INTERVIEW WITH ABDUL SAMI KHAN, CHAIRMAN PAKISTAN PETROLEUM DEALERS ASSOCIATION & CHAIRMAN CNG DEALERS ASSOCIATION

KHALIL AHMED
(feedback@pgeconomist.com)
July 25 - 31, 20
11

PAGE: TELL US SOMETHING ABOUT YOURSELF?

ABDUL SAMI: I graduated from Aligarh University. I am very fond of travelling and have travelled all over the world. Currently, I am Chairman Pakistan Petroleum Dealers Association, Chairman CNG Dealers Association, Chairman Standing Committee on Law and Order FPCCI, President Clifton Block-2 Resident Association, Member Executive Committee AMU Old Boys Association. I have served as MPA from Sindh, Vice President Karachi Chamber of Commerce & Industry.

I was the founding member Pakistan Peoples Party, served as the first counselor of PPP at Karachi Municipal Corporation, during my term as a counselor in 1965. PECHS was under my jurisdiction. I planned Kashmir Complex in which swimming pool, playground and other facilities were constructed.

In the same period, a big dispensary was built in Sindhi Muslim Corporate Housing Society. As vice president KCCI, when gas was banned to textile industry, I tried to convince the government and succeeded to give new connections to the textile industry which benefited to the textile and export. For philanthropic purpose, I donated building in Civil Hospital. As President Clifton Block-2 Resident Association, I struggled in the restoration of supply of water in Block-2. Chevron celebrated my 50 years dealership of Caltex.

PAGE: WHAT ARE YOUR COMMENTS ON THE OIL AND GAS SECTOR OF PAKISTAN?

ABDUL SAMI: Pakistan's gas sector is dreadful. In the last three years, four petroleum secretaries, three ministers, and three oil and gas heads have been changed. The sector has been managed on ad-hoc basis and is not well organized. I believe southern gas company is more efficient than northern gas company.

PAGE: WHAT KIND OF IMPACT HAVE YOU NOTICED IN THE BUSINESS ACTIVITIES AFTER THE GOVERNMENT DECISION OF TAXATION AND CLOSURE OF CNG STATIONS FOR FEW DAYS A WEEK?

ABDUL SAMI: If oil and gas sector had planned, there would have been a substantial decrease in load shedding witnessed in recent years. Due to desultory moves, CNG was also affected due to CNG load shedding. CNG is also considered to be the cheapest fuel in Pakistan where majority of the transports (taxis, minibuses, rickshaw, wagons, private vehicles etc.) are run on CNG. Moreover, CNG consumption is reducing burden on our foreign exchange. But still the government is trying to increase its prices placing it equivalent to petrol. Billions of investment has already been made in this sector. Had the government announced CNG policies 10 years ago regarding their intentions as not being interested in promoting CNG as a fuel, the investors would have not borrowed money for investing in CNG to witness ruins and wrecks.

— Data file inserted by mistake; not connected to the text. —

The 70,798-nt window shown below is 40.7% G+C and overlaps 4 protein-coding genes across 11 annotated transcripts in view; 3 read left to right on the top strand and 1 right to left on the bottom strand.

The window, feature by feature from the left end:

PAGE: WHAT ARE YOUR COMMENTS ON PROFIT MARGINS OF THE DEALERS?

ABDUL SAMI: In 1995, we had an agreement with the government that the margin to the dealer would be five per cent. In 2002, our margin was down to four per cent, currently the margin is only 1.5 per cent. We have been in a constant struggle to convince the government to raise our profit margins since with reduced margins we cannot manage our business. The government has been consistently ignoring our genuine problems, which is why we went on strike on 28th February. The ministry of petroleum called us five times for the meetings. They always promised us that profit margins would be increased but promises were not fulfilled.

PAGE: WHAT DO SAY ABOUT THE INVESTMENT OPPORTUNITIES IN OIL AND GAS SECTOR?

ABDUL SAMI: There are many investment opportunities in the oil and gas sector of Pakistan, especially in Sindh and Baluchistan, where huge reserves of gas and oil are available. After exploration, we can also export these petroleum products.

PAGE: YOUR VIEWS ABOUT IMPACT OF DISTURBED LAW AND ORDER SITUATION ON THE SECTOR?

ABDUL SAMI: It is the government's responsibility to improve law and order situation in the country. It should provide security and protection to investors. If this is implemented, then Pakistan can be in a position to export petroleum products abroad and economic and infrastructural development will also take place in these areas.